When Bush Jr was elected no one believed his dad would actually be running the show (although a few chastened conservatives might have appreciated some old-school moderation at the helm these past few years). Electing Hillary will be the same two-for-one deal it was in 1992 and 1996. Americans like moving forward, not backwards.
At some point, Hillary’s positioning will also hit a wall of opposition. That wall will either be the Democratic left-wing base of activists, a base that rallied to her in the White House largely because of her rabid right-wing opponents, and certainly not because of her centrist policies.
Or it will be centrist independents who’d pick John McCain over another Clinton.
My own hope is that she doesn’t run. She doesn’t have the instinctive connection with people to be an effective national politician: she’s too cold, too calculating, too distant.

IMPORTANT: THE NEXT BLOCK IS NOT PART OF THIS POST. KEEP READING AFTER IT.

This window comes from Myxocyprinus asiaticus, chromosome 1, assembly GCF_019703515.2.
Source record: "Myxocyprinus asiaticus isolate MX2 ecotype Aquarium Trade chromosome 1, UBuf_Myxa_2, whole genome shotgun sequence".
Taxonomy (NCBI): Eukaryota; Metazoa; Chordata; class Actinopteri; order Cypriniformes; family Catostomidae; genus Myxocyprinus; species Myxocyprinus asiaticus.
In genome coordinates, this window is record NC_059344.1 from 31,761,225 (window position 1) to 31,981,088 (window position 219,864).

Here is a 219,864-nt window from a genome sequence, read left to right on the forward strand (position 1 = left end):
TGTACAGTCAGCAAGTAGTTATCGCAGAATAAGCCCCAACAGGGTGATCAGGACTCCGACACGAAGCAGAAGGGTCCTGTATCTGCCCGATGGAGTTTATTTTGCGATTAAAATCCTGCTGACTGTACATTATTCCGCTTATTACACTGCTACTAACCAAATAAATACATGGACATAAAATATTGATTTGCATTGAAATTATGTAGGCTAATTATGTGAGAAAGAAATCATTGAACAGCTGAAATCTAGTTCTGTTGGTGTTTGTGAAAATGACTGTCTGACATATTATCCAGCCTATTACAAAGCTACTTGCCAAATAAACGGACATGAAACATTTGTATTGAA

Her speeches have been getting better but still make Gore seem like a good performer. And a repeat of the acrimonious culture wars of the 1990s is about the last thing America needs.
Besides, there is a perfect position for her in American public life — and it’s not in the Senate, despite her eminently respectable record there. She belongs on the Supreme Court. She’s a lawyer who wants to change the world. That’s almost a job description for a liberal justice. But she’ll need a Democratic president to put her there. Maybe some of the cash she has been raising will help bring that about.
It could fund far worse causes — Hillary’s own presidential ambition, for one.
Copyright 2006 Times Newspapers Ltd.